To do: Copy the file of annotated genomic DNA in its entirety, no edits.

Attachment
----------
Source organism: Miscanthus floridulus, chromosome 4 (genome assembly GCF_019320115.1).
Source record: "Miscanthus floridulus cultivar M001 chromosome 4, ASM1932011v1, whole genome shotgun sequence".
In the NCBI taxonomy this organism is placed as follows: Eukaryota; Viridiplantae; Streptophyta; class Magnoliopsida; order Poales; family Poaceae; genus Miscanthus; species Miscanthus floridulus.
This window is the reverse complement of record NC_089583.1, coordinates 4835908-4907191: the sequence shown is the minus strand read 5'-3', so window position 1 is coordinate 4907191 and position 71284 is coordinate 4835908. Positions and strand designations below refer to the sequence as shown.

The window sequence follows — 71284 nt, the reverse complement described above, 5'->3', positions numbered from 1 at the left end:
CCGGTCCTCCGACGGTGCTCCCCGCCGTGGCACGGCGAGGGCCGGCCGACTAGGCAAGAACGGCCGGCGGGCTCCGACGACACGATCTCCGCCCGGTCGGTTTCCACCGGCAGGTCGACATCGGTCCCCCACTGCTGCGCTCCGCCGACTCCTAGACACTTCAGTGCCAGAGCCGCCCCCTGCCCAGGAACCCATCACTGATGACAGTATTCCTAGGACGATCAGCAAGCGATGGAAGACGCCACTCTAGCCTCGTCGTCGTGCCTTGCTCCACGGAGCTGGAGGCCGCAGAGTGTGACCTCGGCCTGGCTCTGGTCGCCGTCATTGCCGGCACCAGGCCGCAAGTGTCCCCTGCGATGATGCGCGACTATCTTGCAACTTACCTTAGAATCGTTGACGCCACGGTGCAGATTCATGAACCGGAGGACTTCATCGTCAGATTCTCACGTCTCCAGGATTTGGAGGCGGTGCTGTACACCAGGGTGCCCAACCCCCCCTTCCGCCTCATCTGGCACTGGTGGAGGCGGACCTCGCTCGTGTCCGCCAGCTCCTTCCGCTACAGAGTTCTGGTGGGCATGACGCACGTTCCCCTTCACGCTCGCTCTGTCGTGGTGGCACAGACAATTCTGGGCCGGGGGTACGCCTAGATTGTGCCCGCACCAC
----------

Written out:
Source organism: Miscanthus floridulus, chromosome 4 (genome assembly GCF_019320115.1).
Source record: "Miscanthus floridulus cultivar M001 chromosome 4, ASM1932011v1, whole genome shotgun sequence".
In the NCBI taxonomy this organism is placed as follows: Eukaryota; Viridiplantae; Streptophyta; class Magnoliopsida; order Poales; family Poaceae; genus Miscanthus; species Miscanthus floridulus.
This window is the reverse complement of record NC_089583.1, coordinates 4835908-4907191: the sequence shown is the minus strand read 5'-3', so window position 1 is coordinate 4907191 and position 71284 is coordinate 4835908. Positions and strand designations below refer to the sequence as shown.

The window sequence follows — 71284 nt, the reverse complement described above, 5'->3', positions numbered from 1 at the left end:
CCGGTCCTCCGACGGTGCTCCCCGCCGTGGCACGGCGAGGGCCGGCCGACTAGGCAAGAACGGCCGGCGGGCTCCGACGACACGATCTCCGCCCGGTCGGTTTCCACCGGCAGGTCGACATCGGTCCCCCACTGCTGCGCTCCGCCGACTCCTAGACACTTCAGTGCCAGAGCCGCCCCCTGCCCAGGAACCCATCACTGATGACAGTATTCCTAGGACGATCAGCAAGCGATGGAAGACGCCACTCTAGCCTCGTCGTCGTGCCTTGCTCCACGGAGCTGGAGGCCGCAGAGTGTGACCTCGGCCTGGCTCTGGTCGCCGTCATTGCCGGCACCAGGCCGCAAGTGTCCCCTGCGATGATGCGCGACTATCTTGCAACTTACCTTAGAATCGTTGACGCCACGGTGCAGATTCATGAACCGGAGGACTTCATCGTCAGATTCTCACGTCTCCAGGATTTGGAGGCGGTGCTGTACACCAGGGTGCCCAACCCCCCCTTCCGCCTCATCTGGCACTGGTGGAGGCGGACCTCGCTCGTGTCCGCCAGCTCCTTCCGCTACAGAGTTCTGGTGGGCATGACGCACGTTCCCCTTCACGCTCGCTCTGTCGTGGTGGCACAGACAATTCTGGGCCGGGGGTACGCCTAGATTGTGCCCGCACCAC